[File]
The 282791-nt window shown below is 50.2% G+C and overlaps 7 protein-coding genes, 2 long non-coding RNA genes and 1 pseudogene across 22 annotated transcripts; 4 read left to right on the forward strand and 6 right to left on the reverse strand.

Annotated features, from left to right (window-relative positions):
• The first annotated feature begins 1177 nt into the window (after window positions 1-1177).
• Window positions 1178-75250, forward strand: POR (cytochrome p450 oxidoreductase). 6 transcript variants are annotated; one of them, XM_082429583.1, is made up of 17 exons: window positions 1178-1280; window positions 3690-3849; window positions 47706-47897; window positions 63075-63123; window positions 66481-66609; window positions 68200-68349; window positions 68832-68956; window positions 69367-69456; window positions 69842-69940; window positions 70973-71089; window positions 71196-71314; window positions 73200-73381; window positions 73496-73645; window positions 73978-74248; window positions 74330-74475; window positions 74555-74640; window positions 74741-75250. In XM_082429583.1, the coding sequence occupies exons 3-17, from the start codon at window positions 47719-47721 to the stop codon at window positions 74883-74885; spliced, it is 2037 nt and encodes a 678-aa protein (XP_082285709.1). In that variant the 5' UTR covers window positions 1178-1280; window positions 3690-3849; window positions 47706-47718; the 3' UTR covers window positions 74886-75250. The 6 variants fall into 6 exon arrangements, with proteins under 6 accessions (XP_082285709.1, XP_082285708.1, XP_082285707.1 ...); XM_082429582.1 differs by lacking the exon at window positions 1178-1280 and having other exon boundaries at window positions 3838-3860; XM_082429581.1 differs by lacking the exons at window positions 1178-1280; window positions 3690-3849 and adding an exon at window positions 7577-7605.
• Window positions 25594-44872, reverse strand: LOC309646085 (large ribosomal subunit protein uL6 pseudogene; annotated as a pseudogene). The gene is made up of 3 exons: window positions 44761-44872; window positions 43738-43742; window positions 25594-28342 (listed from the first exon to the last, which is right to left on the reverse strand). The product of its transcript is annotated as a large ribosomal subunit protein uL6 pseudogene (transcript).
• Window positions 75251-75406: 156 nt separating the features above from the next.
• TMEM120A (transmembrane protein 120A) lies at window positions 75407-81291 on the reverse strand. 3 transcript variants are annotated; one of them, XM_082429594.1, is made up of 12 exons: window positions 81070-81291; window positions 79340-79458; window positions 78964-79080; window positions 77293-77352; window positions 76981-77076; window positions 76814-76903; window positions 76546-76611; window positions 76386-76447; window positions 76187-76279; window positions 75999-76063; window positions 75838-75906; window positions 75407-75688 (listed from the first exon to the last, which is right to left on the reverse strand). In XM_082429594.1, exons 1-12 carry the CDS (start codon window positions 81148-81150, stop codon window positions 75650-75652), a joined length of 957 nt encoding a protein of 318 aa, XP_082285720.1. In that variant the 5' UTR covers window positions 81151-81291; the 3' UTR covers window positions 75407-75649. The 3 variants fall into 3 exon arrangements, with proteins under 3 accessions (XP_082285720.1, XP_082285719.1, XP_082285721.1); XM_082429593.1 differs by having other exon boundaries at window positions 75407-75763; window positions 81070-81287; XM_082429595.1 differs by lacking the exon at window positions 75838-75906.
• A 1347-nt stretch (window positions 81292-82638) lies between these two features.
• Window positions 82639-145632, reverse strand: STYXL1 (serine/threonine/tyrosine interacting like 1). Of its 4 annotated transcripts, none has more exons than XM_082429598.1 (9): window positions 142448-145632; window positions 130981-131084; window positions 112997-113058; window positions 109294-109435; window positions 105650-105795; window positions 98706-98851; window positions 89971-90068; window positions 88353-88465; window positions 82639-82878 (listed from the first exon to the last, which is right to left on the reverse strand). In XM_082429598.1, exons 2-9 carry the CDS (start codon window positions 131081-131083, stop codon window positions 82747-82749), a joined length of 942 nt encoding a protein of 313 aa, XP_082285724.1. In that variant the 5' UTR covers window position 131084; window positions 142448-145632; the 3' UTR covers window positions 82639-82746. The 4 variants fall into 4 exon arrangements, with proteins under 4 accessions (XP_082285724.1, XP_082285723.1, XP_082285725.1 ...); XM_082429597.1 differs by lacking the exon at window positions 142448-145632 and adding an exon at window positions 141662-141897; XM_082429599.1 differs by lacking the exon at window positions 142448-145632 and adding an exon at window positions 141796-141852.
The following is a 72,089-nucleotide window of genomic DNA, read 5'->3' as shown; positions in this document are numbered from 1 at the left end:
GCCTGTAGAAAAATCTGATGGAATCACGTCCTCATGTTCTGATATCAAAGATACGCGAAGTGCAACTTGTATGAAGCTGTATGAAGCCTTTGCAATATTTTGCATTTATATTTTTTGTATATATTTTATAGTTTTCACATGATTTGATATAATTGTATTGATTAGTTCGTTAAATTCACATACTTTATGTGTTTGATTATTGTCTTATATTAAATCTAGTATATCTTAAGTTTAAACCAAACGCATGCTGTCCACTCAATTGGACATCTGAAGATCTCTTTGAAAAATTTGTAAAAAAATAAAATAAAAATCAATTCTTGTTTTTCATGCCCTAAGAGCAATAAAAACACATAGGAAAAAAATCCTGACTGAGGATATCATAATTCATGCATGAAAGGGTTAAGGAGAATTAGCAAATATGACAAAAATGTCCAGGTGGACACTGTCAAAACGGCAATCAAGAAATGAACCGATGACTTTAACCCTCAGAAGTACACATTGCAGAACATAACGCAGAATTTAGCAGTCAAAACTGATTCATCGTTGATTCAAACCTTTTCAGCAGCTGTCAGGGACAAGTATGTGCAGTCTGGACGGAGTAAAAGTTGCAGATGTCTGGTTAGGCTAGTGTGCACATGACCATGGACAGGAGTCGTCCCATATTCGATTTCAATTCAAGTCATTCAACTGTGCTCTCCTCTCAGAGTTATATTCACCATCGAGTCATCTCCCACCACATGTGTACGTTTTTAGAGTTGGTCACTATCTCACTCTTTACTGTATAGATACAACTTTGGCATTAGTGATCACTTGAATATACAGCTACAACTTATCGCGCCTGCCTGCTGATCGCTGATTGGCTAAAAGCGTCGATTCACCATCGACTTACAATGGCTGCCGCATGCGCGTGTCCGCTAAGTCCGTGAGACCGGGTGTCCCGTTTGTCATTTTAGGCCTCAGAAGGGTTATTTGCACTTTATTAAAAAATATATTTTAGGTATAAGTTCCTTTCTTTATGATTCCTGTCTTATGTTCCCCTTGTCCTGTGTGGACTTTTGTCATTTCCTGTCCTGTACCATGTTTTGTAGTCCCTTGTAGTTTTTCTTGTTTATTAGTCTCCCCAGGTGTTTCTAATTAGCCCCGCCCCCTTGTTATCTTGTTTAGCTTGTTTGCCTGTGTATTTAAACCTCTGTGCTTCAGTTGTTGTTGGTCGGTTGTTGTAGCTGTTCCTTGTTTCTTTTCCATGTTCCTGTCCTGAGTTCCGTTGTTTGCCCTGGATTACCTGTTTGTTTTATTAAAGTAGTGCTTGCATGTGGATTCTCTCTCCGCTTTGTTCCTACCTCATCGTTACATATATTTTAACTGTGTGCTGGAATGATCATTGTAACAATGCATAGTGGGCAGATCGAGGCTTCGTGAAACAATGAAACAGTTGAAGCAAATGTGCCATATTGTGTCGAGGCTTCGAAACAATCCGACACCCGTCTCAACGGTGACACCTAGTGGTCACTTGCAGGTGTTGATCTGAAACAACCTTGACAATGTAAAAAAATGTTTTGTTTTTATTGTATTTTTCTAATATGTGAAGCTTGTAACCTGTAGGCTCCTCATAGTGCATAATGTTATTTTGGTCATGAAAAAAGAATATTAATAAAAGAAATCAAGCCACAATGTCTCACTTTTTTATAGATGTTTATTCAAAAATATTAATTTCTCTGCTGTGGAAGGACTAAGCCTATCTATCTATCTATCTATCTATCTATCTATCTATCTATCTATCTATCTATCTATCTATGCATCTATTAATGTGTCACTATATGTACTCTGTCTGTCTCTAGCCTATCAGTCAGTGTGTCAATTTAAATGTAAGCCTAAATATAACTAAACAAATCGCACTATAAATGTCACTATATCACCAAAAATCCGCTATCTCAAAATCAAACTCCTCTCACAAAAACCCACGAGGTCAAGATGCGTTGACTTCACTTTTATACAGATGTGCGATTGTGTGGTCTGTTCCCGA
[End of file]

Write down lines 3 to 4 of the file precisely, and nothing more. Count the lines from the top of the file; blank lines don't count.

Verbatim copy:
• The first annotated feature begins 1177 nt into the window (after window positions 1-1177).
• Window positions 1178-75250, forward strand: POR (cytochrome p450 oxidoreductase). 6 transcript variants are annotated; one of them, XM_082429583.1, is made up of 17 exons: window positions 1178-1280; window positions 3690-3849; window positions 47706-47897; window positions 63075-63123; window positions 66481-66609; window positions 68200-68349; window positions 68832-68956; window positions 69367-69456; window positions 69842-69940; window positions 70973-71089; window positions 71196-71314; window positions 73200-73381; window positions 73496-73645; window positions 73978-74248; window positions 74330-74475; window positions 74555-74640; window positions 74741-75250. In XM_082429583.1, the coding sequence occupies exons 3-17, from the start codon at window positions 47719-47721 to the stop codon at window positions 74883-74885; spliced, it is 2037 nt and encodes a 678-aa protein (XP_082285709.1). In that variant the 5' UTR covers window positions 1178-1280; window positions 3690-3849; window positions 47706-47718; the 3' UTR covers window positions 74886-75250. The 6 variants fall into 6 exon arrangements, with proteins under 6 accessions (XP_082285709.1, XP_082285708.1, XP_082285707.1 ...); XM_082429582.1 differs by lacking the exon at window positions 1178-1280 and having other exon boundaries at window positions 3838-3860; XM_082429581.1 differs by lacking the exons at window positions 1178-1280; window positions 3690-3849 and adding an exon at window positions 7577-7605.